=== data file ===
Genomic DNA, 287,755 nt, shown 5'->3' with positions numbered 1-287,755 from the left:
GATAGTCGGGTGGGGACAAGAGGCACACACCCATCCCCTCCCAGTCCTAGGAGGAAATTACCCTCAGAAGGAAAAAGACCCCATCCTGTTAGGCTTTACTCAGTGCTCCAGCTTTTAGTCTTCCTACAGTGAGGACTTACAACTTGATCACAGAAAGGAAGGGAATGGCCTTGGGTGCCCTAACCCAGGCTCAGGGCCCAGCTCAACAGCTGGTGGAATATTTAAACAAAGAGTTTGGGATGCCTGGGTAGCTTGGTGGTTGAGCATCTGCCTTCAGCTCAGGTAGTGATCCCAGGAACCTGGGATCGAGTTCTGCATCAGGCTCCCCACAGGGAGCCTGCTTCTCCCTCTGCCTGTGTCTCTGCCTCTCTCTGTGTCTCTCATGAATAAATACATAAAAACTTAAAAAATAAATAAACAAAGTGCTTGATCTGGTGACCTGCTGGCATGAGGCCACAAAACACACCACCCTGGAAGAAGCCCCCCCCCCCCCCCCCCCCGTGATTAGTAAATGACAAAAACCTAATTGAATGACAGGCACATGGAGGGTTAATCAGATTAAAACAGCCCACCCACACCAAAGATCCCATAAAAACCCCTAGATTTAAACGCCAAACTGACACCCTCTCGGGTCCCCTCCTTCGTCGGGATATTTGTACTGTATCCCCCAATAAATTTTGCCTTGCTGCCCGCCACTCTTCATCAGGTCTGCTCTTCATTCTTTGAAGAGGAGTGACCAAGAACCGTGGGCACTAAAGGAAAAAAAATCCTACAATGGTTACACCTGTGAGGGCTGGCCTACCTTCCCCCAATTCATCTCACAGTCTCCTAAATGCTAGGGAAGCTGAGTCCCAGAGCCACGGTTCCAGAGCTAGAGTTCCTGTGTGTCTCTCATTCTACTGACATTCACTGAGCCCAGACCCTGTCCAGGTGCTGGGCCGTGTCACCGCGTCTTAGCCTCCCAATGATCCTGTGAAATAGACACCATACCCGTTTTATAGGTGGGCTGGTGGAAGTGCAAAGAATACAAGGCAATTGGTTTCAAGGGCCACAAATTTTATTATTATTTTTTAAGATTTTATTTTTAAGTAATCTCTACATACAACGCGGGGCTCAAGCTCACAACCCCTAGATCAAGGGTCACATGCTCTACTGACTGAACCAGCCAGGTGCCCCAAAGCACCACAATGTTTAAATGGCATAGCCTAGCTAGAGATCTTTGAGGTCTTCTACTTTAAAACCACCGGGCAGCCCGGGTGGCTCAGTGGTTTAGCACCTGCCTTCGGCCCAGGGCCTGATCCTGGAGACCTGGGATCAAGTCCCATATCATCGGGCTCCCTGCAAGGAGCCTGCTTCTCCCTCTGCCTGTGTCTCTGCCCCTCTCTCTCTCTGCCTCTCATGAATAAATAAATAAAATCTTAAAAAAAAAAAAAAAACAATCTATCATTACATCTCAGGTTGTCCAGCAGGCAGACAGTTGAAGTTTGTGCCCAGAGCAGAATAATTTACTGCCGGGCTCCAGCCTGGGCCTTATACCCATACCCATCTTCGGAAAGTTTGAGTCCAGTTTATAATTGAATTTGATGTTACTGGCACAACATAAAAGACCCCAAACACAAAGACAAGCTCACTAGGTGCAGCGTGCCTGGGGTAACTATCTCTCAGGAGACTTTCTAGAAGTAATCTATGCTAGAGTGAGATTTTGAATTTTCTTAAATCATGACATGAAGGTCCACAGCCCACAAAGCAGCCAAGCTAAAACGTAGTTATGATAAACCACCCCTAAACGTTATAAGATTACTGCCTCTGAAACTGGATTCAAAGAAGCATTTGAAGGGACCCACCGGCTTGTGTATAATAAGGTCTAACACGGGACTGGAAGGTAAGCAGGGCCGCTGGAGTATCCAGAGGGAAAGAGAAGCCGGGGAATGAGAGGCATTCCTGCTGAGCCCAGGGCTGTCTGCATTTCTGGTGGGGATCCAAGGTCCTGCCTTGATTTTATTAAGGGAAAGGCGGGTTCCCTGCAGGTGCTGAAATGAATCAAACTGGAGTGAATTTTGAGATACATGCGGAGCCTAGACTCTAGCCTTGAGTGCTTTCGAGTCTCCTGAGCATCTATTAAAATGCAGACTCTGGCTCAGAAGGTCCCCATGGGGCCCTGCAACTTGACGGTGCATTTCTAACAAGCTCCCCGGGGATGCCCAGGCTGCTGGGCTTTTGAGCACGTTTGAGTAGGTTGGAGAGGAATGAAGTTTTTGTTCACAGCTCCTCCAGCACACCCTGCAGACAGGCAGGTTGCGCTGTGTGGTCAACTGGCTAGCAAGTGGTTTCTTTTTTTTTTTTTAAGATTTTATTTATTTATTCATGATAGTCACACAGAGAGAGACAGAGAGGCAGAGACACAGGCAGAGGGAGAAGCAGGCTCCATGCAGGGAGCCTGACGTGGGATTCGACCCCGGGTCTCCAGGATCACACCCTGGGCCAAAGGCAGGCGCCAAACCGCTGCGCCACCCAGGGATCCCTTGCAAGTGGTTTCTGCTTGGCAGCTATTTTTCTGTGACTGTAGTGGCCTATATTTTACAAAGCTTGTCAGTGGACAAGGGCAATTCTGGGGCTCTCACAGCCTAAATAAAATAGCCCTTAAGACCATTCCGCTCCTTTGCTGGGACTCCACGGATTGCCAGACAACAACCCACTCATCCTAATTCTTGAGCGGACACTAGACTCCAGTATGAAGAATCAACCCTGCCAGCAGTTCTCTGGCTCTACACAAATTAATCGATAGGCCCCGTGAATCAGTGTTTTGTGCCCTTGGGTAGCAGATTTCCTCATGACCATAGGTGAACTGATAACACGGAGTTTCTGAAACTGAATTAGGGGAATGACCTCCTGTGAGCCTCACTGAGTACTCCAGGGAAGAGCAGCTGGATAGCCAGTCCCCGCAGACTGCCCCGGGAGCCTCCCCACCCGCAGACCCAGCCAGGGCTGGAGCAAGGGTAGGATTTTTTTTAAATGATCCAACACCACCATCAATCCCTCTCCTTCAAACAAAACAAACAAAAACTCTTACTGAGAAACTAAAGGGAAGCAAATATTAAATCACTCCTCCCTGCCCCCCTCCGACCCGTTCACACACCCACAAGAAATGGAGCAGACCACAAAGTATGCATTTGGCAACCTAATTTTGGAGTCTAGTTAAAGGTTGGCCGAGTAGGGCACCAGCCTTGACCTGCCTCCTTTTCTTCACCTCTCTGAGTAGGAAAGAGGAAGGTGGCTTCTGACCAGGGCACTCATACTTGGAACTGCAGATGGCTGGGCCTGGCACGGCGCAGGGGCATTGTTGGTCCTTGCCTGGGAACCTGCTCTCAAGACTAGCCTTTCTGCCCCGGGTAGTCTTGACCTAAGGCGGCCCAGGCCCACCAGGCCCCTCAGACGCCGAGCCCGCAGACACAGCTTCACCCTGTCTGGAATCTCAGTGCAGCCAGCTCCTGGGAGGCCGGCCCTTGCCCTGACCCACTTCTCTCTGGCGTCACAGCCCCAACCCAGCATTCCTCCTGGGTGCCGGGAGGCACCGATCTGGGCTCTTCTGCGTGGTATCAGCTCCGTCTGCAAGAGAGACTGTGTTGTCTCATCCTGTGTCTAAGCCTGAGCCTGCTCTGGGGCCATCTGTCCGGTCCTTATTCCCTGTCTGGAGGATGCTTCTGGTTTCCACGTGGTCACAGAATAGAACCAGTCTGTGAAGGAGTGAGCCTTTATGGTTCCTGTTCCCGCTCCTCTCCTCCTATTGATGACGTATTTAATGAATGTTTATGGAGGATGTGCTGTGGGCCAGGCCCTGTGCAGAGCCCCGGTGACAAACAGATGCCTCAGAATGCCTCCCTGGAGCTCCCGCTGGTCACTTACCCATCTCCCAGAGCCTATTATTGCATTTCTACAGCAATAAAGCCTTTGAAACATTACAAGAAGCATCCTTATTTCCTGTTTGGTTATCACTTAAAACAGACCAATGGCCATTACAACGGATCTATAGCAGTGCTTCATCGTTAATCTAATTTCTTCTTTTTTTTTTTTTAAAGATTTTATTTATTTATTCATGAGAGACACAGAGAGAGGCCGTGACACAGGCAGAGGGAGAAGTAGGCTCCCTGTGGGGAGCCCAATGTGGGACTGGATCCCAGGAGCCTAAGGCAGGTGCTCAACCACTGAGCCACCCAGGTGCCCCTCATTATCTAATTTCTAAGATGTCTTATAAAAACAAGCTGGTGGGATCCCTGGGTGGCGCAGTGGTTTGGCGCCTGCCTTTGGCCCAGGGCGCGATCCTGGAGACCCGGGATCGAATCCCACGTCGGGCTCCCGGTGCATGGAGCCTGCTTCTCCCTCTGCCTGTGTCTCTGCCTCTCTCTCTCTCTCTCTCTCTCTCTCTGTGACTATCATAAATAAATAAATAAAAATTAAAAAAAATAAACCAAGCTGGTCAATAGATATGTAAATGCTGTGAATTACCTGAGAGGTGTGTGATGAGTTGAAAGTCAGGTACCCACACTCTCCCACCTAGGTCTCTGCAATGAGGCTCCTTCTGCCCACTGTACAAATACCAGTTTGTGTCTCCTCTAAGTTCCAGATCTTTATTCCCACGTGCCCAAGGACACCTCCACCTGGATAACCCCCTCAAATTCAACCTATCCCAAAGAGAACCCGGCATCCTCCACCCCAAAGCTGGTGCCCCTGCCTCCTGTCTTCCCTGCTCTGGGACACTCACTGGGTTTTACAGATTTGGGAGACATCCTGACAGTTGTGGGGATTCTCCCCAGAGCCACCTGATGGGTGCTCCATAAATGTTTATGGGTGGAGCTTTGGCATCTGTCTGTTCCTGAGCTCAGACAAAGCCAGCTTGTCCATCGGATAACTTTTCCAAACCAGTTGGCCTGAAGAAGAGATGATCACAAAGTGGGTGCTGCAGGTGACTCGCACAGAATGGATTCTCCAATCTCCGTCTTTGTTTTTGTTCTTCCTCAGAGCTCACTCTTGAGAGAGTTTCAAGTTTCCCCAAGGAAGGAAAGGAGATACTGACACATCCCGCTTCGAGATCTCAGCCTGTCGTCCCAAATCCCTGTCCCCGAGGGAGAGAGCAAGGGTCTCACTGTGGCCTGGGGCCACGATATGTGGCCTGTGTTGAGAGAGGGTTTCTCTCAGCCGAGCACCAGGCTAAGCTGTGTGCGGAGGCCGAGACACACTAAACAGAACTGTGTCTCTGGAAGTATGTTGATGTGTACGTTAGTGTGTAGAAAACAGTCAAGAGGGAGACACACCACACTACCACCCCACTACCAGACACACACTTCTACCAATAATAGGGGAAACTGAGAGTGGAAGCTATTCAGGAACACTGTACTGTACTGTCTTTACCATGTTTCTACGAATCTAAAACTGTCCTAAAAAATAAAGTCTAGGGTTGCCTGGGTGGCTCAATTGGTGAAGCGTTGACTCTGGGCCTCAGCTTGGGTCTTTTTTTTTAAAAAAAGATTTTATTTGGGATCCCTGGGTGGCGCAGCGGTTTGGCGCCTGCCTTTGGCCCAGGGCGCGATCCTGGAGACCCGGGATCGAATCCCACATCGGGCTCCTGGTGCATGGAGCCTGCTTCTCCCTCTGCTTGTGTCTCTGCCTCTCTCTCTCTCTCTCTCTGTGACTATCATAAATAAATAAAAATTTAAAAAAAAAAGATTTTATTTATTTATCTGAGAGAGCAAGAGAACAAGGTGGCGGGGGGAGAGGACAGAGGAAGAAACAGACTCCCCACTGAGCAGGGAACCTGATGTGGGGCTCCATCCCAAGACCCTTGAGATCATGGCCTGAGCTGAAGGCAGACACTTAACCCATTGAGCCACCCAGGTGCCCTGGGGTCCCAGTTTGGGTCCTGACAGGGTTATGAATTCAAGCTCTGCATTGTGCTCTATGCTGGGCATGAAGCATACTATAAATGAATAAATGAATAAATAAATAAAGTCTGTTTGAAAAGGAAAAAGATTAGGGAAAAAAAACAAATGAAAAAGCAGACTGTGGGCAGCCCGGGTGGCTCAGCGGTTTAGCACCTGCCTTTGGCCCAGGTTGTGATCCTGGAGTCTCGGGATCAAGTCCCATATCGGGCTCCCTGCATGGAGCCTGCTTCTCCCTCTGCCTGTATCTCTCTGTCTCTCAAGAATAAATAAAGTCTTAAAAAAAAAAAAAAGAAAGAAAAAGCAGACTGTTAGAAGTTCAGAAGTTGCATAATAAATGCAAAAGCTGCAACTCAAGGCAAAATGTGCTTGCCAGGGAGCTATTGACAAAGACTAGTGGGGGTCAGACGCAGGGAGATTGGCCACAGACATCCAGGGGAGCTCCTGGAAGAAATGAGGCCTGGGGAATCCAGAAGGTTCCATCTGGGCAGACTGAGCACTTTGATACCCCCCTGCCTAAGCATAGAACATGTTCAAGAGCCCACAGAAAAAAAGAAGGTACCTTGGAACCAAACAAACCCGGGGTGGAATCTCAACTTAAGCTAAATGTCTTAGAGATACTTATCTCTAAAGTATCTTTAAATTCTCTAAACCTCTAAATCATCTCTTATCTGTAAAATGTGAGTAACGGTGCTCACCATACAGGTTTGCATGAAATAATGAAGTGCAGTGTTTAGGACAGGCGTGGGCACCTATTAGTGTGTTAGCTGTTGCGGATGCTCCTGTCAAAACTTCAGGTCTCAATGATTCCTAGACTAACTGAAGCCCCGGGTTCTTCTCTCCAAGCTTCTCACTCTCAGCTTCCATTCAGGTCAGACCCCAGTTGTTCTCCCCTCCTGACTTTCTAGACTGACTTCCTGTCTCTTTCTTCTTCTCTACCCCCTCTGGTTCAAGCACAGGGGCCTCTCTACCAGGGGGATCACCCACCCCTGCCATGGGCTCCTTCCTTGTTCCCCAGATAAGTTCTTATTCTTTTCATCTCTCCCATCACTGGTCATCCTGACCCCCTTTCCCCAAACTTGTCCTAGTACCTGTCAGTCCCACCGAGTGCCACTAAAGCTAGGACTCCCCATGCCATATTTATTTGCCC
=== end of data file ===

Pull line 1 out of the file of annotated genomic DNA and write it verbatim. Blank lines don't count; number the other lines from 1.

Genomic DNA, 287,755 nt, shown 5'->3' with positions numbered 1-287,755 from the left: